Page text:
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4 50 from Paddington lgAgatha Christie’s 4:50 from Paddington opens amid the pre-Christmas rush in London. There is all the excitement of holiday crowds at the shops and jostling along train platforms. Christie, always so deft with her descriptions of rail travel, brings the reader right into the moment as one train passes closely by another and Elspeth McGillicuddy witnesses a murder.

This is the original The Girl on the Train (another book I highly recommend). Elspeth does not seem to be able to get anyone (the porter, the local police) to take her story seriously. No one believes her, except her friend Miss Jane Marple …

There are some cozy scenes in St Mary Mead with cameos of favorite characters. But my one complaint is that—while Miss Marple has been invited to Christmas dinner at the vicarage—Christie offers us no glimpse into that gathering. We get a passing update on the vicar’s family, but I wanted more, having gotten to know them so well in The Murder at the Vicarage.

There is also quite a bit of train travel early on, but ultimately this is one of Christie’s “country house” mysteries. Miss Marple sends the plucky Lucy Eyelesbarrow (who seems a sort of younger version of the aged sleuth) to infiltrate the household of Rutherford Hall and snoop around for evidence.

Unlike some of Christie’s more luxurious manor house settings, Rutherford Hall is menacing. “A long winding drive led through large gloomy clumps of rhododendrons up to … a kind of miniature Windsor Castle. The stone steps in front of the door could have done with a bit of attention and the gravel sweep was green with neglected weeds.” Indeed, this turned out to be one of Christie’s scarier and more suspenseful novels, as I feared for Lucy as well as for some of the inhabitants of the hall. Danger looms.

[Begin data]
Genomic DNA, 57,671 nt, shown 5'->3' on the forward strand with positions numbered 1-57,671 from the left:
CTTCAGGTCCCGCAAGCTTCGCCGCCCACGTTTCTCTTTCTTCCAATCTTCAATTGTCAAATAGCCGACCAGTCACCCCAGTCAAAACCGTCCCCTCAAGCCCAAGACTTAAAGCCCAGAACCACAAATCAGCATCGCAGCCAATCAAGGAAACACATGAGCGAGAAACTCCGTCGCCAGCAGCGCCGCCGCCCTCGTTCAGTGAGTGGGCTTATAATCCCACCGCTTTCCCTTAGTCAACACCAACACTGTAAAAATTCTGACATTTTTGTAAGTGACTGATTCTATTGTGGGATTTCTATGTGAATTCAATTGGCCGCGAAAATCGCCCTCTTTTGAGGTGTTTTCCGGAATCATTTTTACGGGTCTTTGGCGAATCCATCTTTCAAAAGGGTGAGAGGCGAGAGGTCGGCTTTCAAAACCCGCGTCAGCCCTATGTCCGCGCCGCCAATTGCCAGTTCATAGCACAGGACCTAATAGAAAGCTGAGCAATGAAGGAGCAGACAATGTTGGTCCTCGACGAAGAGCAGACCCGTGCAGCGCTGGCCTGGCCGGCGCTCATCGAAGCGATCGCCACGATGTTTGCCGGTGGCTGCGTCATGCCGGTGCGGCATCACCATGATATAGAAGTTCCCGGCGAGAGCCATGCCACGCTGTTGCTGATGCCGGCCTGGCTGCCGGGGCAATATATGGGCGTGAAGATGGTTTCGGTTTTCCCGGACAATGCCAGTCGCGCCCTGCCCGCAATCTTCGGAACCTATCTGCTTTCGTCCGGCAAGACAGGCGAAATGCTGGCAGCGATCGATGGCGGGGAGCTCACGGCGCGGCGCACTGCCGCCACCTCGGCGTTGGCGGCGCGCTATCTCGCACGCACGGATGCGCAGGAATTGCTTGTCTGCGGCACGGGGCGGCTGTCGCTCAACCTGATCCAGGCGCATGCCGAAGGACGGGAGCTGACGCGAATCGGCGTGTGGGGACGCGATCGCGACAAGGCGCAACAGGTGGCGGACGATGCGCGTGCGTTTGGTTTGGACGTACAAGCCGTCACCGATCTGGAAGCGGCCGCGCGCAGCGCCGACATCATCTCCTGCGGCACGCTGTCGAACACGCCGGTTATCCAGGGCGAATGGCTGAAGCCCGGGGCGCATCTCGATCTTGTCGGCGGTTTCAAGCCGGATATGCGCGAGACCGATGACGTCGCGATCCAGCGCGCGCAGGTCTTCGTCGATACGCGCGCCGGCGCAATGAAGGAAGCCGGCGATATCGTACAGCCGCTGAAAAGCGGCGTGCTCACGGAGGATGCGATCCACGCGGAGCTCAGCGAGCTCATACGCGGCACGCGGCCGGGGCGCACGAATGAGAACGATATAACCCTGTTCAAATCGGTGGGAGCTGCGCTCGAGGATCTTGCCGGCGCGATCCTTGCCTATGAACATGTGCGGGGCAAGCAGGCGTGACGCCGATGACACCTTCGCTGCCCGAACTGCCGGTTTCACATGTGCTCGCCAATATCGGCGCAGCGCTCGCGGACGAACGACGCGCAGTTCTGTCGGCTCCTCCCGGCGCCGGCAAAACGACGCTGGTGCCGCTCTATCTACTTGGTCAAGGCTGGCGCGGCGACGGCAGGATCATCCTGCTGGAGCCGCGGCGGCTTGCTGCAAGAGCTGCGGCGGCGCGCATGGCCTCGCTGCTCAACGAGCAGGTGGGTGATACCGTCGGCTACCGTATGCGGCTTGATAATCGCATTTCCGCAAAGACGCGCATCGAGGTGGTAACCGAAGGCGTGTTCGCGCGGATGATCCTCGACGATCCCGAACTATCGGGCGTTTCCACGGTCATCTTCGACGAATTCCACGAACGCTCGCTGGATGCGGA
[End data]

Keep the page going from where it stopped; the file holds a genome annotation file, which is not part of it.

Christie offers up some memorable characters at Rutherford Hall and, like Lucy, I was confounded a bit trying to guess who the killer was. The plot takes several clever turns, including an ingenious twist in the actual reveal of the murderer at the end. Also, there are satisfying resolutions to some of the sub-plots.

Overall, 4:50 from Paddington brought together several of my favorite aspects of Christie: Miss Marple, the inherent intrigue of train travel, the closed-circle of suspects, and the happy ending for some of the characters. It’s hard to pick a favorite Christie, but this is definitely one of mine. Highly recommended.

 

Agatha Christmas: A Reading of Christie’s Holiday Classics

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The Adventure of the Christmas Pudding by Agatha Christie

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